Claire is 19 months old and a survivor. She made it through the frigid cold spell in Milwaukee last month, but just barely. A good Samaritan spotted her outdoors on Jan. 23 and called the Milwaukee Area Domestic Animal Control Commission (MADACC).
The shelter dispatched an animal control officer to bring her to safety at the Commission’s 3839 W. Burnham St. building. There, she receives medical treatment because her ears were frozen. Claire is one of about 12,000 animals who find temporary housing in the county’s shelter each year, which is open to those who are abandoned, stray, neglected and mistreated.
The extreme cold in January did not lead to a greater influx of animals, according to MADACC spokesperson Laura Nigbur. But she said more of those coming to the shelter needed medical attention.
Problems at this time of year, Nigbur said, range from hypothermia to frostbite to frozen or swollen footpads to burns. The burns occur, she said, when stray animals go looking for heat. Jody Clemens, a practice manager at the Advanced Animal Hospital at 3374 W. Loomis Rd. in Greenfield, described the signs of frostbite.
“The animal’s skin turns gray and then red as it warms up,” Clemens said. In severe cases, the tissue turns black and dies. She added that there are no home remedies for the problem. Claire arrived at the shelter exhibiting frostbite symptoms, according to Nigbur. And her case is severe. She has lost the tip of one ear and is in the process of losing the tip of the other. Clemens cautioned pet owners to be on the lookout for signs of exposure that can include behaviors not normally exhibited by pets. Biting or licking extremities is one signal, while head shaking, and area redness and soreness are others. A sick cat will often hide, she said.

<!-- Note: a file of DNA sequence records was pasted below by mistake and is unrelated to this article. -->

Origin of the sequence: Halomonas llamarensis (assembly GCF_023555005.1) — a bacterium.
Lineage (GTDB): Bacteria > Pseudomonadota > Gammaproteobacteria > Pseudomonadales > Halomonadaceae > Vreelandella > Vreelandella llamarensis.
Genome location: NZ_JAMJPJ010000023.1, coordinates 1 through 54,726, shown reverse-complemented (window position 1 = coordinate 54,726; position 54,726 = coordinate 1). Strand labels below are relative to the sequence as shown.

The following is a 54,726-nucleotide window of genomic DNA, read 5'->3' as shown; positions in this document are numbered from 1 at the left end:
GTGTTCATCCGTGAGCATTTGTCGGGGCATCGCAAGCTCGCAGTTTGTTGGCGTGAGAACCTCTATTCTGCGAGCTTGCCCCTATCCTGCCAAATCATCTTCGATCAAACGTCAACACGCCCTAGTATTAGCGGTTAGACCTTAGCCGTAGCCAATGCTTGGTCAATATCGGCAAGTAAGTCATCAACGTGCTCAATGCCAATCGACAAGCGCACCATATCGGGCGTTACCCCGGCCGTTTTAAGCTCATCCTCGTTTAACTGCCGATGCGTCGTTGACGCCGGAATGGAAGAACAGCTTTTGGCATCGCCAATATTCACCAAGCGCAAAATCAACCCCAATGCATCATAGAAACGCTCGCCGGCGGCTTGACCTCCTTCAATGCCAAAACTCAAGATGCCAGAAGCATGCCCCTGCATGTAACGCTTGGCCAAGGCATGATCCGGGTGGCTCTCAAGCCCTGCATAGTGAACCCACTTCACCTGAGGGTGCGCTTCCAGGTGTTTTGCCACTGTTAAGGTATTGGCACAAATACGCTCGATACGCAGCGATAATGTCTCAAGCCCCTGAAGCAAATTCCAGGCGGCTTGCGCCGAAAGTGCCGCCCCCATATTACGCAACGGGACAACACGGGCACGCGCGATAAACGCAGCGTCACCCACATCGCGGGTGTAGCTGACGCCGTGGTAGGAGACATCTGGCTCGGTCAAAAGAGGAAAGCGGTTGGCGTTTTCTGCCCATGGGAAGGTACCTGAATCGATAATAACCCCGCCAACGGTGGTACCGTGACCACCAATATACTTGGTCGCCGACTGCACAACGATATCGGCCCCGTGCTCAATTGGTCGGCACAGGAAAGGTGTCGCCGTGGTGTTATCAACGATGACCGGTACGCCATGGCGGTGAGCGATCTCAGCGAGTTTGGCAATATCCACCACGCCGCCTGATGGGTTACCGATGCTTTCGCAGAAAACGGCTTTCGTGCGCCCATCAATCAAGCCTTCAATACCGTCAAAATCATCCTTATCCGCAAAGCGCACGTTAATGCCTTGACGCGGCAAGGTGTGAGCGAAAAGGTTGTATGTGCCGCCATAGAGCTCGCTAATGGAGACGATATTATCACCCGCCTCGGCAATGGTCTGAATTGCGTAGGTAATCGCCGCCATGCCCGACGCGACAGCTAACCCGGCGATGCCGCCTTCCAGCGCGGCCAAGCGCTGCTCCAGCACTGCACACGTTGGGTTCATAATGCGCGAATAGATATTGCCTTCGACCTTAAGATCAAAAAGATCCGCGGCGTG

Pets react to cold the same way humans do, but breeds differ in the amount of cold they can tolerate. “Some dogs are bred for cold weather,” Clemens said. A huskie might be able to stand 10 minutes or more of frigid temperatures while a chihuahua might last only two minutes.
“The rule of thumb,” said Mallory Kerley, a spokesperson for the American Society for the Prevention of Cruelty to Animals, “is that if it is too cold for you, it is probably too cold for your pet.”
Kerly said that the ASPCA advocates that companion animals such as cats and dogs live indoors year round. She said, “It doesn’t matter if the temperature is 20 below or 20 above, animals should be inside and protected from the elements.”
Claire is one of the lucky ones this winter. Nigbur said animal control officers were unable to rescue all of the animals that needed help during the January cold. “A couple… were left outside too long so our control officers found them deceased,” said Nigbur.
When abuse or neglect is suspected, the agency will work with the police. Penalties vary, according to Nigbur, depending on severity of injury and the owner’s intent. Nigbur pointed out that purchasing a license and having a computer chip implanted in a pet can help MADACC reunite lost animals with their owners. Meanwhile, no one has stepped forward to claim Claire, who is healing quite nicely, according to Nigbur. She described the cat as curious, playful and often purring while she is held, all signs of a “well-socialized” animal. So, as is the case for most of the animals temporarily housed at the shelter, Claire, the brown-tiger colored cat, will soon be looking for a new home.
A warm one.
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